I have known that the price of silver has been manipulated for most of my professional career and I have tried to publicly uncover and end that manipulation in the most open and aboveboard manner possible. I'm not bragging, I'm just stating it as objectively as possible. I ask anyone to describe how he or she might have conducted themselves had they uncovered the silver manipulation first and tried to end it. I believe that because I took the high and ethical road that JPMorgan can't lash out at me (or at least I hope that's the case).


By continuing, for more than 25 years,  to go to the regulatory authorities at the CFTC and the self-regulators at the CME Group about matters they are directly responsible for (manipulation and price-fixing), even after both demonstrated no appetite for fulfilling those responsibilities, is the best thing I ever did. This, in my opinion, is what raised my allegations to the point of being legitimate and credible. Certainly, everyone, JPM, the CFTC and the CME, along with anyone who reads my allegations is free to explain why I am wrong. But that hasn't occurred; what has occurred instead is silence (or agreement). Talk about strange. One would think that reporters in the mainstream media or financial analysts in general would be drawn to the issue of a major bank being accused of illegal market behavior with the intent of at least discrediting and proving the accuser wrong. Even that hasn't occurred; in my experience, reporters and financial analysts just freeze up and run away from the allegations altogether. I'm not sure why that is and if anyone has an insight, please drop me a line.


Not in a million years would I ever have imagined it would come to this; this being me openly accusing the most powerful bank in the world of the most serious market crime possible – price manipulation.  Not in two million years would I ever have imagined that bank remaining silent in the face of such specific allegations.  Better yet, I'm not sure what JPMorgan can do about it now, except to illegally position themselves (as they have) on the long side to profit from the price ride up. Likewise, I don't know what the corrupt and incompetent regulators can do about it at this point; aside from initiating another investigation to find out why silver prices exploded in the end.


I do think I know what won't happen. The crooks at JPMorgan and the CME Group and the hopeless incompetents or worse at the CFTC will never engage in an open and honest discussion about what has been happening in silver these past years. Just like there will never be a conclusive resolution to the near 5 year old silver investigation or any explanations for the unprecedented price drops in silver (and gold). And that's going to be the best thing of all – these dishonest players will never be able to come clean because they refused to confront this issue in a timely manner when they should have.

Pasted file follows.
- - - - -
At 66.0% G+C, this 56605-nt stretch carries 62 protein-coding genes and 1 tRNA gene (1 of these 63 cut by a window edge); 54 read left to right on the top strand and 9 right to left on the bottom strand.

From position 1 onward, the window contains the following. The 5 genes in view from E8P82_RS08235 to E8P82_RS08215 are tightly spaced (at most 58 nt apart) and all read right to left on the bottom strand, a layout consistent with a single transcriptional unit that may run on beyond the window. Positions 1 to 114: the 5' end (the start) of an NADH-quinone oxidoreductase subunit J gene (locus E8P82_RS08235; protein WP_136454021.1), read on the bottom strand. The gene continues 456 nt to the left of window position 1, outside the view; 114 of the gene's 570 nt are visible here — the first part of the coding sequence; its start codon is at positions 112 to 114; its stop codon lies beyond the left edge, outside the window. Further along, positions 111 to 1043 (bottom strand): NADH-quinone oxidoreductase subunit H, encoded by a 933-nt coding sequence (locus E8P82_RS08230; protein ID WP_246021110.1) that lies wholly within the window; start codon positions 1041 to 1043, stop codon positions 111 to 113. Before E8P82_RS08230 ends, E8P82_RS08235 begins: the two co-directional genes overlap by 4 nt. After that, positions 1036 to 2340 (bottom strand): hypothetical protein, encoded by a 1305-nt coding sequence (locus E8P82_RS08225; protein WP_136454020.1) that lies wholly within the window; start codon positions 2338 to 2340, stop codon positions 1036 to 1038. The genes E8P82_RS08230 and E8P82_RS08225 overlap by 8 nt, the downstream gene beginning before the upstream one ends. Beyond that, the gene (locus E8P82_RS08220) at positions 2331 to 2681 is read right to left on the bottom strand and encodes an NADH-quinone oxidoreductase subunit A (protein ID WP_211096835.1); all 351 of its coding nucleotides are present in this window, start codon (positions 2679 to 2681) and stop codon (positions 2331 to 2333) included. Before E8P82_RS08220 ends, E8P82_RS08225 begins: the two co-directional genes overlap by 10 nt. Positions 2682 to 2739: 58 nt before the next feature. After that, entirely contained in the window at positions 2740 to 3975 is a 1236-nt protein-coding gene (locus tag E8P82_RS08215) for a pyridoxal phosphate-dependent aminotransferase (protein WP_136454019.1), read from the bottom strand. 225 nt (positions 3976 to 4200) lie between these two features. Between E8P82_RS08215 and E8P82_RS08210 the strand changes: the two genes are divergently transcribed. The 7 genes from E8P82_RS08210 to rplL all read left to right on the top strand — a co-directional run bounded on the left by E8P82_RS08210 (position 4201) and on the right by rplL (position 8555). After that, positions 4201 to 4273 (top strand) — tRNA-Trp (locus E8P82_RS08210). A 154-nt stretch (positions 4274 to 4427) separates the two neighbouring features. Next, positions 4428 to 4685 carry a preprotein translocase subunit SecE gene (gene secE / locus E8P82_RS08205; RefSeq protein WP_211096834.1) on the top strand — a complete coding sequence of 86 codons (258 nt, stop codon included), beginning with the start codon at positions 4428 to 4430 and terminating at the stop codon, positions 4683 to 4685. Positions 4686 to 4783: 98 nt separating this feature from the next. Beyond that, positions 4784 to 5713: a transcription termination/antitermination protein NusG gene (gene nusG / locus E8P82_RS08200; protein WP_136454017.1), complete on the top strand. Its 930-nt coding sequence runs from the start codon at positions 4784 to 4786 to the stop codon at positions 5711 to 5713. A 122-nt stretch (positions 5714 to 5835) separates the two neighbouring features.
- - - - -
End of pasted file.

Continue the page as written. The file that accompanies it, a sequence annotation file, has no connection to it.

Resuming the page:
In many ways, this latest price smash to below the real cost of production promises to bring about the resolution of the silver manipulation like nothing before it; certainly more than anything I ever attempted. Just a few short months ago, say back in January or February, there was no talk whatsoever about mine closures or asset write downs by gold and silver producers; now nothing else is contemplated and discussed. Talk about turning on a dime. It's not just that the big drop in prices has brought us to the point where mine shut downs loom; it's the rapidity of how things have changed. That and why we went down (due to speculative paper trading on the COMEX).


Many point to years past when silver did remain at or below the cost of production for extended periods of time and surmise that we may be entering another period of prolonged low silver prices. But conditions are radically different today in a number of ways. For one, previously there were massive amounts of above ground silver inventories which came to market and filled any demand at low prices for decades, including the uneconomic leasing of metal. Those days are not only gone, but the vast amount of the world's remaining one billion ounces of silver bullion inventory have been transferred and are now owned by a diverse group of investors who appear to be strongly disinclined  towards its sale. There are no great hordes of silver standing ready of coming to market like there were formerly.


With hundred dollar crude oil and ore yields much below previous yields for every mineral, the cost of production has escalated sharply over the past ten years and any suggestion that silver mining will be maintained for long under $20 an ounce is unrealistic. But the biggest disruptor to the notion that silver can be priced indefinitely below the cost of production is the coming reaction on the demand side of the supply/demand ledger. Silver investors may have held off somewhat in rushing to silver on this steep price drop, but I doubt that will remain the case for much longer.


Once existing silver investors get over the shock of what just occurred to the price, they are likely to assess the situation in light of the new realiti